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From: Reece Dunn (msclrhd_at_[hidden])
Date: 2004-12-21 05:44:44

Alan wrote:
> * Aaron W. LaFramboise <aaronrabiddog51_at_[hidden]> [2004-12-16 23:18]:
>>Andy Little wrote:
>>>"John Torjo" <john.lists_at_[hidden]> wrote
>>>>As a side-node, I'm moderately against having float coordinates. Why would
>>>>you think int is not enough?
>>>A more complete framework would have UDT's rather than ints, representing
>>>pixels, as well as other types representing inches, millimetres as used in
>>>(say) CSS and (I think) SVG etc, which would allow automatic conversion
>>>(runtime for pixels) of one measure to another. It would also allow precise
>>>control over the semantics of converting.
>>I think the decision on the representation of coordinates is an
>>extremely important one--one that might doom a library to ultimate
>>obsoletion if decided wrongly. As Boost is meant to be a model of _the
>>C++ way_, future libraries may also be inclined to specify in the manner
>>Boost does. It's very important to remain forward-looking, thinking
>>not, "What sort of pixel representation do today's GUIs use?" but rather
>>"Will tomorrow's GUI be based on pixels?"
> What about todays printer? Is that based on pixels?

Printers are based on "dots per inch", e.g. a 600dpi printer. These dots
can be seen as pixels, but the CSS documentation has information about
converting screen pixels to other devices (e.g. printers) such that a
pixel consists of 3 dots on a 300dpi printer and 5 dots on a 600dpi printer.

> If I were to go to the trouble to create an GUI that rendered
> diagrams, I'd probably to to the touble to print those diagrams.
> I'd like to use the same algorithm to render to the screen and
> to the printer, simply swap out the device context.

The Microsoft MFC library takes this approach and, IMHO, it is the best
way to go. The problem is that with the MFC:
* conversion between "metric spaces" (inches, pixels, picas) is not
handled by the library, making it hard to say "draw a circle at (2in,
3.7in) with a radius of 2cm".
* the way the library manages graphical objects and selecting a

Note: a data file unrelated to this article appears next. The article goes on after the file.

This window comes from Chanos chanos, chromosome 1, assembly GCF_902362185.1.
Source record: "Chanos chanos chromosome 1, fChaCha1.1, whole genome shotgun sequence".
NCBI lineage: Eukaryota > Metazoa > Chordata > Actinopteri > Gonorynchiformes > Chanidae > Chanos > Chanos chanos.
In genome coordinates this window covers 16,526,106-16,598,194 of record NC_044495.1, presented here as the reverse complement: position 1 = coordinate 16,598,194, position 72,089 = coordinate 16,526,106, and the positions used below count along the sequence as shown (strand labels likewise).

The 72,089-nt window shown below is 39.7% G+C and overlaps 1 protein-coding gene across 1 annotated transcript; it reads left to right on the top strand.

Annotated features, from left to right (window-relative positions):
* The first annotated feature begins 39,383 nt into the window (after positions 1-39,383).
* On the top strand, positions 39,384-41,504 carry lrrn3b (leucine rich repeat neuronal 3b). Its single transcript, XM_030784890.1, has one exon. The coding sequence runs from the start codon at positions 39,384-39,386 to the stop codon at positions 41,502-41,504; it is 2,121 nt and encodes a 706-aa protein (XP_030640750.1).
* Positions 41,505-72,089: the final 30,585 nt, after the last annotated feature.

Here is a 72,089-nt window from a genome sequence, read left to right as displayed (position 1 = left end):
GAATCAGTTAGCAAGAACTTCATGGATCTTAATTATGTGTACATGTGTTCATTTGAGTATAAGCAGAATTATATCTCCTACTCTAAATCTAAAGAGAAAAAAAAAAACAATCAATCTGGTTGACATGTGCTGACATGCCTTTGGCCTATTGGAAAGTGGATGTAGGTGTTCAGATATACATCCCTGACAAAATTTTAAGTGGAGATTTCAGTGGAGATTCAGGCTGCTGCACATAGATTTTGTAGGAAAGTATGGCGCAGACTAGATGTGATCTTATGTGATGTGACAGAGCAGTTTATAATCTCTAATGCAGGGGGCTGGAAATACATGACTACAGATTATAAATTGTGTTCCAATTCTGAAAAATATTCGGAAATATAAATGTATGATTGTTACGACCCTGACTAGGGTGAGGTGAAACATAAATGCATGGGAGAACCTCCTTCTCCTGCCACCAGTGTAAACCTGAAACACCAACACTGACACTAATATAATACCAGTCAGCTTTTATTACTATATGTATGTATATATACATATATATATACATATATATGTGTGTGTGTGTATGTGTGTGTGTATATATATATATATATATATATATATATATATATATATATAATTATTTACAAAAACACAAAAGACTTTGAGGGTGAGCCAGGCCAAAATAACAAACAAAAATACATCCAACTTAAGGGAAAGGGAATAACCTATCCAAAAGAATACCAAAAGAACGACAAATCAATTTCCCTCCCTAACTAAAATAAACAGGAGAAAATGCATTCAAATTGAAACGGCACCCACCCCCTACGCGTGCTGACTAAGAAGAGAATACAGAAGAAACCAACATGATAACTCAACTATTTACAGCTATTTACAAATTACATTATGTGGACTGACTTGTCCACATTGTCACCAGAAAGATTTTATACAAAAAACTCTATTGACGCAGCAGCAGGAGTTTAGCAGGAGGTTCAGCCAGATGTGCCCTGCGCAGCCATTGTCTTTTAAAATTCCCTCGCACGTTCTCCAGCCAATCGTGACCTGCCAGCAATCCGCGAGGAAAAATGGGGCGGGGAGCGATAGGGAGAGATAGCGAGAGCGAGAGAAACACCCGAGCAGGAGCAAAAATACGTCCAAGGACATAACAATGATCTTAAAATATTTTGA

graphical object on a canvas is *way* off base!

Anyway, I have started work on a metric type, available in the latest
update to:

Be warned, though, that this is experimental. It provides conversion
between the types that are directly convertable (e.g. points to inches).
I have yet to work out how to properly handle conversions between the
base types (pixels, inches and scalefactor). In principle, this is easy,
* ppi: pixels per inch
* max: maximum length of the object to which the metric value is bound
we have
    pixels = inches * ppi = scale * max:px = scale * max:in * ppi
    inches = pixels / ppi = scale * max:in = scale * max:px / ppi
    scale = ?

These values are dependant on the device being targetted. They are also
dependant on the orientation of the metric (x-axis or y-axis). So how do
we resolve the metric values?

The best solution I can see is have a resolve_metric function on a
device, such that:
    metric device::resolve_metric( metric, type, orientation );
it takes the metric and returns that metric with the units specified by
type given the orientation. For example:

    p.x = dev.resolve_metric( p.x, metric::pixels, device::x_axis );
    p.y = dev.resolve_metric( p.y, metric::pixels, device::y_axis );

This will convert the point p into pixels for the device specified by
dev. Helper functions should be included to convert points, sizes and
rects, e.g.:

    dev.resolve( val, metric::pixels, device::x_axis ); // metric
    dev.resolve( pt, metric::pixels ); // point
    dev.resolve( sz, metric::pixels ); // size
    dev.resolve( rc, metric::pixels ); // rect

So, why the term device? A device (screen, printer, etc.) is an object
that can perform graphical operations that render graphical content to
it. The device can be queried for information relating to it (e.g. the
size of a block of text or the number of pixels per inch along the
y-axis). A canvas is an area that can be drawn on.

It is possible to get a canvas for a device (allowing you to, for
example, send a graphical image to a printer). Likewise, it is possible
to get the device associated with the canvas (allowing you to perform
metric conversions).

The library update also includes some experimental work on basic
graphics components (font) that I am using to compute the size of
several widgets. The idea being that this can be plugged into a layout
manager. The flow layout *does not work* at the moment and the whole
layout mechanism may be subject to change.

However, the widgets are fairly stable and usable. I have included
buttons (push, checked (2 and 3 state), radio button/group), labels,
textbox (textfield, textarea and password), along with a calendar widget
that is MS-specific (I think). I intend on supporting a table control
like the Java JTable component, with a TableModel-style interface.

The link to the code is:


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